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61. The Romans and Latins* took their alphabet from the Greeks, but put them into another shape; and we fashioned our's after the model of the Roman characters; but the alphabet, called the Old English, was formed from the Saxons,t which is more like the Phenician.
62. The art of writing was first invented by Cadmus, King of Thebes, whose alphabet consisted of sixteen letters; to which Palamedest added four, and Simonides the same number.
63. The following verses made in French by M. Brebeuf, who composed it in praise of writing, are worth committing to memory:
This noble art from CADMUS took its rise,
Give colour and a body to the thought. 64. The Hebrews, struck with admiration thereof, called it Dikduk, that is, subtle invention.
65. The Americans, when they first saw a person read from a book, believed that the paper spoke. The following anecdote is à propos to it.
66. An Indian slave, being sent by his master with a basket of figs and a letter, ate up part of the fruit, and conveyed the remainder to the person to whom he was directed, who having read the letter, and not finding the quantity of figs there mentioned, accused the slave of tating them, telling him what the paper said against him.
* The language of the Romans was called Latin, from Rome being the capital or metropolis of the whole kingdom, and standing or situated in the province of Latium.
† The Saxons were a people of Saxony, in the north of Germany. 1 A celebrated Grecian.
§ A famous Grecian.
67. But the Indian confidently denied the fact, cursing the paper as a lying witness.
68. After this'he was sent again on the same commission, and with a letter expressing the number of figs to be delivered. But he again devoured part of them by the way; and in order to prevent accusation, he first hid the letter under a great stone, assuring himself that if it did not see him eat the figs, it could never tell of him. 69. But being now more strongly accused than before, he confessed the fault, and held in admiration the divinity of the paper.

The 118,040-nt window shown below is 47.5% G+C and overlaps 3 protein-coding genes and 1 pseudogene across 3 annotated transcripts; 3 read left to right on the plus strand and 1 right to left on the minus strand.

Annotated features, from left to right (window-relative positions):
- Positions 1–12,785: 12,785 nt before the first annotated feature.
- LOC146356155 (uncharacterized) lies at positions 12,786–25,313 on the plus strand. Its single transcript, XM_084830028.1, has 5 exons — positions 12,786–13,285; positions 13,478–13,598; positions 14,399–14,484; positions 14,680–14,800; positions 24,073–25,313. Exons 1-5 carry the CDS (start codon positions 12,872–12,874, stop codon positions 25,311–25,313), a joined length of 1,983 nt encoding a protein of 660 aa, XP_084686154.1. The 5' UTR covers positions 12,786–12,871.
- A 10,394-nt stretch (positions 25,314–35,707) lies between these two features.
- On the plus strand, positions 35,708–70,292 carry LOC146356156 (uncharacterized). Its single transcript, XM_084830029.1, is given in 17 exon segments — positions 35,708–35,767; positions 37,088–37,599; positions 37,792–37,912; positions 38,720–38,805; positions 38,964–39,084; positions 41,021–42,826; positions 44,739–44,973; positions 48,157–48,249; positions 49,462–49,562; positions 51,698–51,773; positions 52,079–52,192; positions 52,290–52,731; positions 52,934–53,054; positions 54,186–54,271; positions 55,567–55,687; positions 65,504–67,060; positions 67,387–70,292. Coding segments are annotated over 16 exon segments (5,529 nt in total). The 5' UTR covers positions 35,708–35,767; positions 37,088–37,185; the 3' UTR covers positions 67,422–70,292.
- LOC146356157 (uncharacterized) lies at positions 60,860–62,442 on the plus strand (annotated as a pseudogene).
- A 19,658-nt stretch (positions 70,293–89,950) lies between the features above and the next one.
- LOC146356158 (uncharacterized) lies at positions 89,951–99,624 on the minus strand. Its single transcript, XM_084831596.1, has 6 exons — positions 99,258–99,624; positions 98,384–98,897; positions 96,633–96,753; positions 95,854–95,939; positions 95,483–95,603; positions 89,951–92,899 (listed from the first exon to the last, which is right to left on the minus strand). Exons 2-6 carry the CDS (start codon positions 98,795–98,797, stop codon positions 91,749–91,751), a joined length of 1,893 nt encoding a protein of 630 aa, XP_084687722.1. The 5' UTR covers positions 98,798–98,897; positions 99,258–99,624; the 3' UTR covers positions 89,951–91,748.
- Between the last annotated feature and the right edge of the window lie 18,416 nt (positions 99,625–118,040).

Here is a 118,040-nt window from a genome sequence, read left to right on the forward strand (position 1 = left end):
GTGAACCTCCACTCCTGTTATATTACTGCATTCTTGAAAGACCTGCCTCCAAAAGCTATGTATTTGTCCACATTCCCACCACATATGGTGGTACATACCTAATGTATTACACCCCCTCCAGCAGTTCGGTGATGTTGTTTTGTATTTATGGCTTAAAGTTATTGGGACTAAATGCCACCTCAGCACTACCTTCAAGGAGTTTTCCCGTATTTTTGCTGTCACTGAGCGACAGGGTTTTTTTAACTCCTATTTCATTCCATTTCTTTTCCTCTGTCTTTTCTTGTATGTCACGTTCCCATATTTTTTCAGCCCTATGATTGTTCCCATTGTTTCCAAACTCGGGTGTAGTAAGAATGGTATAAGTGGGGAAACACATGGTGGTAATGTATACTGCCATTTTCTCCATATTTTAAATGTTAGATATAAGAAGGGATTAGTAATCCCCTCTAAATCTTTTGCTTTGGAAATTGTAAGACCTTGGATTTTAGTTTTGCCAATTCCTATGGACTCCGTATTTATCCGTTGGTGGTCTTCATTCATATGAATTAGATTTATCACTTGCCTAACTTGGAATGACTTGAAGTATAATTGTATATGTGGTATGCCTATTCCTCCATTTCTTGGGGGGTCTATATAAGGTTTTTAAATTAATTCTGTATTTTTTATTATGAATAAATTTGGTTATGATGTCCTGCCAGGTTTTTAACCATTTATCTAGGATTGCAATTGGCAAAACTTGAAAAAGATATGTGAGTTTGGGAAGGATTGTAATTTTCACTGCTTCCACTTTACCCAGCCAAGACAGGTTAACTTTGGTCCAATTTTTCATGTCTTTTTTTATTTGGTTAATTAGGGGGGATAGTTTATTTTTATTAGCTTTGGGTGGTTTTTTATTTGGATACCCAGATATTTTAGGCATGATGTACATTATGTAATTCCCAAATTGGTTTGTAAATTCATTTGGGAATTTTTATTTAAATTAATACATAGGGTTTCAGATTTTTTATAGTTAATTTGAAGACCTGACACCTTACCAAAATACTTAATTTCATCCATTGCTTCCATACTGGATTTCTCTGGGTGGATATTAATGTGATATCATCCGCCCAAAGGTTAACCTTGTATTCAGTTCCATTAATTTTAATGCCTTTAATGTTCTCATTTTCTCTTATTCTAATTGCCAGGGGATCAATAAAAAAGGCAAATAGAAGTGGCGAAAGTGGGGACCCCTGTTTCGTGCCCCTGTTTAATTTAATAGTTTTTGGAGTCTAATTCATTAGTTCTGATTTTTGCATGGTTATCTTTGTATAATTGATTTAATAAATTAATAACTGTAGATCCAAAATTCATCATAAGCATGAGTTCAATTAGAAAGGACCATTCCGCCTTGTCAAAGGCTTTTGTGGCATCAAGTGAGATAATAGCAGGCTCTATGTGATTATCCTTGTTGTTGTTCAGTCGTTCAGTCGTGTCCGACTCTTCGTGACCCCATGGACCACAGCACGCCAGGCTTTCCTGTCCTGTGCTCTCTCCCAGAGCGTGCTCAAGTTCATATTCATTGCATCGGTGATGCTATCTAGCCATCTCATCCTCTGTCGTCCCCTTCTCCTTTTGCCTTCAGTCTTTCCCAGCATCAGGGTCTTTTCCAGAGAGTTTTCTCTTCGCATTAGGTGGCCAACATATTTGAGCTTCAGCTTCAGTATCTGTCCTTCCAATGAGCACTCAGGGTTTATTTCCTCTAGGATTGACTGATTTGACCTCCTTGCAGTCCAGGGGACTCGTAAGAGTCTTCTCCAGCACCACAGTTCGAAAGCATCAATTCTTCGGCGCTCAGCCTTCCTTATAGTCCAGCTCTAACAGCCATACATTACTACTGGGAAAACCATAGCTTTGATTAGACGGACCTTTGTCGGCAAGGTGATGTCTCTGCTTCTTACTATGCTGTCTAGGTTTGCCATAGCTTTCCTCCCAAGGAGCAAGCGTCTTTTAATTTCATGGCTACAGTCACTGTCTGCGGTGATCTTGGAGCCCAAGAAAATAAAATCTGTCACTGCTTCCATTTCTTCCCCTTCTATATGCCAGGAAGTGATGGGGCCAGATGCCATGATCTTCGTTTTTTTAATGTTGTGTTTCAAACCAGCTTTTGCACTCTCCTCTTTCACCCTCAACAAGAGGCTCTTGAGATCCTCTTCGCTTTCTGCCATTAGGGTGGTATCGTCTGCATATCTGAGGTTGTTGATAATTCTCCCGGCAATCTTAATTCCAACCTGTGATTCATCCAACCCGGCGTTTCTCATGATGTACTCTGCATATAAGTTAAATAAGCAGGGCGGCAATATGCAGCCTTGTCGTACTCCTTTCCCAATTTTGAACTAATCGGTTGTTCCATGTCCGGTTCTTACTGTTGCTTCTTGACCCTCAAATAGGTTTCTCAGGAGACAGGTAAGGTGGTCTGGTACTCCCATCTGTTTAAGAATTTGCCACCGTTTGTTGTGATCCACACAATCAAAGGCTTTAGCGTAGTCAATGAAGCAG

70. Logic. Logic is the art of reasoning justly; it teaches how to distinguish between truth and error ; and yet farther, between truth and only the appearance of it. This science includes the judgment, will, memory, and knowledge; and indeed comprehends all the sensations and operations of the human mind.
71. Mathematics. Mathematics is the science of all kinds of quantity whatever, that can be numbered or measured.
72. That part which treats of numbering is called Arithmetic; and that which concerns measuring, or figured extension, Geometry.
73. All the arts and sciences have a connexion with Mathematics. Architecture can never be understood without it: Geography, Astronomy, Pneumatics,* Hydrostatics, &c. are founded on this science.
74. The study of Mathematics is most desirable, independent of its practical utility in the arts of life. It gives exercise to invention, tends to the enlargement of the mental
powers, assists reason in her operations, and is the best introduction to rational knowledge.
+ Pro. Nu matiks.
75. Mechanics, is a mathematical science, which teaches the nature and laws of motion, the action and force of moving bodies, and the construction of machines and engines.
76. Mechanics shew the motions of bodies arising from gravity ; and also the application of the mechanic powers. The mechanic powers are—the Lever, Wheel, and Axle,* Pully, Inclined Planet Wedge, and Screw. 77. These powers are simple instruments, that enable men to raise heavy weights, more heavy bodies, and overcome resistance, which they could not do with their natural strength alone.